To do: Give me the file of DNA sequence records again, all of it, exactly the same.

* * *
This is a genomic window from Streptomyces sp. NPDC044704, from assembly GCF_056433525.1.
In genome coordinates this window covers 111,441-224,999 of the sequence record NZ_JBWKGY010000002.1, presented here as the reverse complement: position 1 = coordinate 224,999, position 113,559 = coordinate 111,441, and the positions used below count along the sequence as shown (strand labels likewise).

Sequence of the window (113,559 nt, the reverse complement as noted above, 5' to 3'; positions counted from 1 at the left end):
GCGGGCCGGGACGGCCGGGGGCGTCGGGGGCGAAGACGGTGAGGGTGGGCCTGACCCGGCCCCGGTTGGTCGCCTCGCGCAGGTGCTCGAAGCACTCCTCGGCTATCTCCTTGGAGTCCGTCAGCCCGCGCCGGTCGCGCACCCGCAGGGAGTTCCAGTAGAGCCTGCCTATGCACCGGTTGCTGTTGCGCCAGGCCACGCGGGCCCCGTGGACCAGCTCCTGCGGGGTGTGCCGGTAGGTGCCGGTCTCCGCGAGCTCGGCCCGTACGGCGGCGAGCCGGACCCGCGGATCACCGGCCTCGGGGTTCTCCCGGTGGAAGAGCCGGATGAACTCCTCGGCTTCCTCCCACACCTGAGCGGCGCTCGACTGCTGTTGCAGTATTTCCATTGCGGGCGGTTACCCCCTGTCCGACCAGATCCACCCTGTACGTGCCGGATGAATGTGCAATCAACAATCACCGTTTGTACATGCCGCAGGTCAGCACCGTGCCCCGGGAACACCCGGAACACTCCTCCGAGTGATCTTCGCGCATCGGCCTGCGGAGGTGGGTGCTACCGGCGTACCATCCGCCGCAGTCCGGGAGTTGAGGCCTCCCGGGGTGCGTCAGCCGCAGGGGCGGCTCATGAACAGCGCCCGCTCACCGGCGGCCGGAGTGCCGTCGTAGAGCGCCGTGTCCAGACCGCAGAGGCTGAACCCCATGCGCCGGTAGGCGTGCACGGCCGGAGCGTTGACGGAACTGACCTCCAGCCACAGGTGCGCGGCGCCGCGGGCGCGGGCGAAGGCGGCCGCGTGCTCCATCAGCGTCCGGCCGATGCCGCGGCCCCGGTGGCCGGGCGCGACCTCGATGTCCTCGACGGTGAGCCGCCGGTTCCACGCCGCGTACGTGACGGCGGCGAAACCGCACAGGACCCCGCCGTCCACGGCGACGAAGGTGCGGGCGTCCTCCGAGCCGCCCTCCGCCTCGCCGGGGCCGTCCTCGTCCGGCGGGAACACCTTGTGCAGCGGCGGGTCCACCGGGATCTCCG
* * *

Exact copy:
This is a genomic window from Streptomyces sp. NPDC044704, from assembly GCF_056433525.1.
In genome coordinates this window covers 111,441-224,999 of the sequence record NZ_JBWKGY010000002.1, presented here as the reverse complement: position 1 = coordinate 224,999, position 113,559 = coordinate 111,441, and the positions used below count along the sequence as shown (strand labels likewise).

Sequence of the window (113,559 nt, the reverse complement as noted above, 5' to 3'; positions counted from 1 at the left end):
GCGGGCCGGGACGGCCGGGGGCGTCGGGGGCGAAGACGGTGAGGGTGGGCCTGACCCGGCCCCGGTTGGTCGCCTCGCGCAGGTGCTCGAAGCACTCCTCGGCTATCTCCTTGGAGTCCGTCAGCCCGCGCCGGTCGCGCACCCGCAGGGAGTTCCAGTAGAGCCTGCCTATGCACCGGTTGCTGTTGCGCCAGGCCACGCGGGCCCCGTGGACCAGCTCCTGCGGGGTGTGCCGGTAGGTGCCGGTCTCCGCGAGCTCGGCCCGTACGGCGGCGAGCCGGACCCGCGGATCACCGGCCTCGGGGTTCTCCCGGTGGAAGAGCCGGATGAACTCCTCGGCTTCCTCCCACACCTGAGCGGCGCTCGACTGCTGTTGCAGTATTTCCATTGCGGGCGGTTACCCCCTGTCCGACCAGATCCACCCTGTACGTGCCGGATGAATGTGCAATCAACAATCACCGTTTGTACATGCCGCAGGTCAGCACCGTGCCCCGGGAACACCCGGAACACTCCTCCGAGTGATCTTCGCGCATCGGCCTGCGGAGGTGGGTGCTACCGGCGTACCATCCGCCGCAGTCCGGGAGTTGAGGCCTCCCGGGGTGCGTCAGCCGCAGGGGCGGCTCATGAACAGCGCCCGCTCACCGGCGGCCGGAGTGCCGTCGTAGAGCGCCGTGTCCAGACCGCAGAGGCTGAACCCCATGCGCCGGTAGGCGTGCACGGCCGGAGCGTTGACGGAACTGACCTCCAGCCACAGGTGCGCGGCGCCGCGGGCGCGGGCGAAGGCGGCCGCGTGCTCCATCAGCGTCCGGCCGATGCCGCGGCCCCGGTGGCCGGGCGCGACCTCGATGTCCTCGACGGTGAGCCGCCGGTTCCACGCCGCGTACGTGACGGCGGCGAAACCGCACAGGACCCCGCCGTCCACGGCGACGAAGGTGCGGGCGTCCTCCGAGCCGCCCTCCGCCTCGCCGGGGCCGTCCTCGTCCGGCGGGAACACCTTGTGCAGCGGCGGGTCCACCGGGATCTCCG